We tend to debate free will as though it was somehow absolute, that I have a full menu of choices and can choose any one of them. But in reality I have both inherited DNA and the environmental factors that have brought me to this day. My choices are limited by my background and my current environment. We should really be talking not about whether the will is totally free, which it clearly is not, but whether there is any freedom. If there is no freedom at all, we would have determinism. With cause and effect working without any real randomness, everything would be entirely predetermined. In the famous thought experiment, used in Stephen Jay Gould’s book Wonderful Life, of winding back the movie of life to a previous point, it would always proceed precisely as it did. And I mean precisely.
If one believes in God in such a universe, everything was determined from the moment of the big bang, or whatever event one sees as the beginning. One might see God interfering, but nobody else, since those in the universe would have every thought and action determined by preceding physical causes. Many people find this “extreme” position hard to accept or even imagine, but it’s a quite logical whole. In this universe, any idea of free will is an illusion, and predestination would be true, and true in its most extreme expressions.
My belief based on scripture’s affirmations about humanity, is that we do have a true creative ability, so that we can, in fact contribute to reality through our choices. This “free” will is very much constrained, however, by the reality in which we live. I am impacted by the choices of everyone who came before me, even the creatures who come earlier. So while I have a creative contribution, my free will is more a matter of wiggling than it is of profound course changes. I will respond to events around me according to my background. I can change, but it is difficult, and limited by physical, mental, and spiritual circumstances.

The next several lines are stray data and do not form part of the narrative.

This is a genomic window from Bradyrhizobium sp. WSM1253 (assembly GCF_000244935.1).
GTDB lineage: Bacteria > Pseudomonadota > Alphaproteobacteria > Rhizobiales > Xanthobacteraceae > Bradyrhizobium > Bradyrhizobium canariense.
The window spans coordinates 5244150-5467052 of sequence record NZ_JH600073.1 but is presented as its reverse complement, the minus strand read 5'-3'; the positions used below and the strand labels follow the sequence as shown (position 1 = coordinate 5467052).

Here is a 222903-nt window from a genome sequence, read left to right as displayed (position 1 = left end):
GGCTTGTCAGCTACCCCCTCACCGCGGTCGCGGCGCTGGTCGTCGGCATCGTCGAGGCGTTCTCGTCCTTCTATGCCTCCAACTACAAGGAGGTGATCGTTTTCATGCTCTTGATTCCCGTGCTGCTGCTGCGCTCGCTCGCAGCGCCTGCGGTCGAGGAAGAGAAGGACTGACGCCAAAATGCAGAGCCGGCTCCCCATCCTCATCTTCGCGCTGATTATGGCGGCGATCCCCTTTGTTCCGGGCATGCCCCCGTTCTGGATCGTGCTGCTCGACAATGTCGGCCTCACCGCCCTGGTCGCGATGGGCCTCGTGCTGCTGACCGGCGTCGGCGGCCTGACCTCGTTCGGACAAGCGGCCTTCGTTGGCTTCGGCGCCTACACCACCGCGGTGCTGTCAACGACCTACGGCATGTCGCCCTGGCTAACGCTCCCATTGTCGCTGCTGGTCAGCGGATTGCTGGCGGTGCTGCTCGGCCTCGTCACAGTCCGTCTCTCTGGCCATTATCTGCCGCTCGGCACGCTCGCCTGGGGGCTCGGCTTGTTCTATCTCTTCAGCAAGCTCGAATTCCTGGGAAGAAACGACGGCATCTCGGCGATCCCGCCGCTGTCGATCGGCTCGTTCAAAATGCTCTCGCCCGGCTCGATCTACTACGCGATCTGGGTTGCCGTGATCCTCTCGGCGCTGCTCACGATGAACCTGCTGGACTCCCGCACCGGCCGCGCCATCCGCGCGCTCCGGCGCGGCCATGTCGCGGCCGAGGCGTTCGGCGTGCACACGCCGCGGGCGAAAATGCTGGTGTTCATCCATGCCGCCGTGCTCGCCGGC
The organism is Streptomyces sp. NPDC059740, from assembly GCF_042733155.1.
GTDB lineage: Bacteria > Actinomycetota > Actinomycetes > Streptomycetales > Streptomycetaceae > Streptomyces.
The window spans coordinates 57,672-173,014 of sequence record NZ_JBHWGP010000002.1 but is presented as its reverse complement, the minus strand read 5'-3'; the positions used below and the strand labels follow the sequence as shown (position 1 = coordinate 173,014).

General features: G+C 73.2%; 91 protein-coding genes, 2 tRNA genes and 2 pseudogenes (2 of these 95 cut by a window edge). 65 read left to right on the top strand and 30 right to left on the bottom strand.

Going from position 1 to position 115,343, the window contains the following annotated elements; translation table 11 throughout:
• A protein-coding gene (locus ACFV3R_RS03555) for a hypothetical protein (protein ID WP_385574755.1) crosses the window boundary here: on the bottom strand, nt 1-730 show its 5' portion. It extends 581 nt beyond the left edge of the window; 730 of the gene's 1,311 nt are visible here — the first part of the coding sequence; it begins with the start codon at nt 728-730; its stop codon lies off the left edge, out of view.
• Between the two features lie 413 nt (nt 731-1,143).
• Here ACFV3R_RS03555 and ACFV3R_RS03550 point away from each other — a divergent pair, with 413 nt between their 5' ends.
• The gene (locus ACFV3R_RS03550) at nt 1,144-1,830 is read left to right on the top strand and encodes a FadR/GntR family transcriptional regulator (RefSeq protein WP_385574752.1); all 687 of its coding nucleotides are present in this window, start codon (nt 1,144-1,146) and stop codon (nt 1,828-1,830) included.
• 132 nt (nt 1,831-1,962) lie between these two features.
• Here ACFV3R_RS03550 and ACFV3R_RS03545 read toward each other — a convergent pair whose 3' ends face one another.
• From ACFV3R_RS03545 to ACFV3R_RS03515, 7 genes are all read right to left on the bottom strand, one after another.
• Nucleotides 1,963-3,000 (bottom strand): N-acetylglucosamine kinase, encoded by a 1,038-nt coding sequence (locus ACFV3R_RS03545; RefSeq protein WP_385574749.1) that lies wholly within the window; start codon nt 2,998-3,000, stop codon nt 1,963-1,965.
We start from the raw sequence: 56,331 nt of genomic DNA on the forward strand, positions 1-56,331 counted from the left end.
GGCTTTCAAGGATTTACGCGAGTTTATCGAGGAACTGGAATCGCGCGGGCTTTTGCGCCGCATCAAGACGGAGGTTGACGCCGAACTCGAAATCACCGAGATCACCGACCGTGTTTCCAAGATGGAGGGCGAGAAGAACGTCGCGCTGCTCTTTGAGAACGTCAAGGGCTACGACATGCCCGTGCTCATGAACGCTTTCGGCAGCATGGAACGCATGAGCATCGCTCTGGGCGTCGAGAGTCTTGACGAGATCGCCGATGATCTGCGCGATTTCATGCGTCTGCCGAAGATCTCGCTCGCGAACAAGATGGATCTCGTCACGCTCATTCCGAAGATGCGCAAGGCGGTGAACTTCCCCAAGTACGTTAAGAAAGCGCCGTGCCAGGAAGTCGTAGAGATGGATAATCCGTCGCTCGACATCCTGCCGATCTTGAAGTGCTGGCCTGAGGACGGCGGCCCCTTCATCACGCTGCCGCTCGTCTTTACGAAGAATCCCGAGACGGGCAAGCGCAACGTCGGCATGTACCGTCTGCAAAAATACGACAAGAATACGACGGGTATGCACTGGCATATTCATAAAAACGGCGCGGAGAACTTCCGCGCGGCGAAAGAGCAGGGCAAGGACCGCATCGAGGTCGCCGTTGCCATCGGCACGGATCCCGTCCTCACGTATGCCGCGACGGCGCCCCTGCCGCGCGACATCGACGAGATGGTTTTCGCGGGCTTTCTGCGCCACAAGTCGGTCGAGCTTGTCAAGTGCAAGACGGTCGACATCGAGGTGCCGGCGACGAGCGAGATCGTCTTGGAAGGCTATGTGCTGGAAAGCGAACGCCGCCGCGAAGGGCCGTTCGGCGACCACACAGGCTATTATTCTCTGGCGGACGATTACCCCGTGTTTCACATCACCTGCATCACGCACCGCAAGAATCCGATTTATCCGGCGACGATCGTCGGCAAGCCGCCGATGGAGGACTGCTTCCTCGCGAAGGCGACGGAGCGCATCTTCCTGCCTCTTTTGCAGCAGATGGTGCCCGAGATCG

The debate here is not about God’s sovereignty, and I find it disingenuous for people to suggest that it is. God does not become less sovereign when he decrees something, even if that decree is the creation of a person who has the power to do things that are in opposition to God’s will. Why? Because God is really sovereign. Unlike human powers he doesn’t have ego problems or an inferiority complex. He can handle decreeing that someone else will have some power within His universe.
Whatever will one has is the result of God’s decree. Whatever choice one makes is the result of God’s decree. This is why I like the Wesleyan term “prevenient grace” so much. God makes it possible for us to have a choice. We get to make that choice.
In response some will wonder how that is not a work of righteousness by which we earn God’s favor? I would respond that all of this occurs, as it must, inside God’s will. It is no more just us if we have a choice than it is just us if God decrees what the choice will be. In either case, we have precisely what God gives us and God has set the boundaries of his response. This is why, I believe, we can talk both about election, and also about choice.
One of the great issues with either view of the choice for salvation is foreknowledge. There are those who feel that God having foreknowledge means that, in effect, the decision is pre-made. It is known before I make it, so how is it possible that I make it. There are alternative ways of looking at this such as open theism or process theology. (William Lane Craig has written a good deal on this point, see Time and Eternity.)